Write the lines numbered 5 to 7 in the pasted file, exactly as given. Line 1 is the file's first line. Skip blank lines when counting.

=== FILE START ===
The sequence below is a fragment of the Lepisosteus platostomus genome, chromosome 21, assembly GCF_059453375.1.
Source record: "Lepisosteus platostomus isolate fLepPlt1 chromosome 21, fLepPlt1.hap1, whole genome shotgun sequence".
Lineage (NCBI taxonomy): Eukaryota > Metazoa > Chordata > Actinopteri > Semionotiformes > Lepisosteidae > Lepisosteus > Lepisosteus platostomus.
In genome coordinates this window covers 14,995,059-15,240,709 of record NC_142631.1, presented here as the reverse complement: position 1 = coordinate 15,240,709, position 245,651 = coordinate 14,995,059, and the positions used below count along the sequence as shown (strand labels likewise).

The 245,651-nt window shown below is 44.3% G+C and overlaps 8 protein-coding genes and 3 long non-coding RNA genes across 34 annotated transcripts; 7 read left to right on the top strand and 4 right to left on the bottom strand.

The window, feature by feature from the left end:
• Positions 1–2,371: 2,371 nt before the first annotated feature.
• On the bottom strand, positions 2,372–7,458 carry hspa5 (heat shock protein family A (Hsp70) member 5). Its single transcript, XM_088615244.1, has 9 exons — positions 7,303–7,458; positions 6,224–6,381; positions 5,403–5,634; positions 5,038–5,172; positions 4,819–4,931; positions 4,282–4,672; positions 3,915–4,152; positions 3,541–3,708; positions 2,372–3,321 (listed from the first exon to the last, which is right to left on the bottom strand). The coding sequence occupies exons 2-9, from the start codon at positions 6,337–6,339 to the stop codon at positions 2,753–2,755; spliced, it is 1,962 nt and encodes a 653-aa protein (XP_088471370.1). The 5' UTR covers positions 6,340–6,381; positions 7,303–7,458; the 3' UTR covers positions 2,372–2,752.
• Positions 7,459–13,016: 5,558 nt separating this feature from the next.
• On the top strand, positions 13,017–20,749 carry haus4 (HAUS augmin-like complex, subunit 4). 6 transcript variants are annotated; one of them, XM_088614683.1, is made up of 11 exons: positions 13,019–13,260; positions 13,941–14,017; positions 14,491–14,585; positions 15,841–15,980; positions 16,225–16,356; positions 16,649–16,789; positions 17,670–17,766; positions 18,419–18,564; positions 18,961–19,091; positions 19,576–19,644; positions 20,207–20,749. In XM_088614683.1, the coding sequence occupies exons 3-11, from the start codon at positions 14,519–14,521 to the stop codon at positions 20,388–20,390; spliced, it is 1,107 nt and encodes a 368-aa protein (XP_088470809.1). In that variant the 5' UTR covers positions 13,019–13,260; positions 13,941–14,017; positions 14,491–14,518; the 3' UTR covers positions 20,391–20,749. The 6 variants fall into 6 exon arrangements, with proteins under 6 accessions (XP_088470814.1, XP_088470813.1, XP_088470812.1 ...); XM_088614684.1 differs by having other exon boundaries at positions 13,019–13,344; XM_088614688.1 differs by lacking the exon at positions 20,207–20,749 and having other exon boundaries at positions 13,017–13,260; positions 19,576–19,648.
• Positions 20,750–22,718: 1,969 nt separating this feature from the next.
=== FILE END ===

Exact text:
The 245,651-nt window shown below is 44.3% G+C and overlaps 8 protein-coding genes and 3 long non-coding RNA genes across 34 annotated transcripts; 7 read left to right on the top strand and 4 right to left on the bottom strand.

The window, feature by feature from the left end:
• Positions 1–2,371: 2,371 nt before the first annotated feature.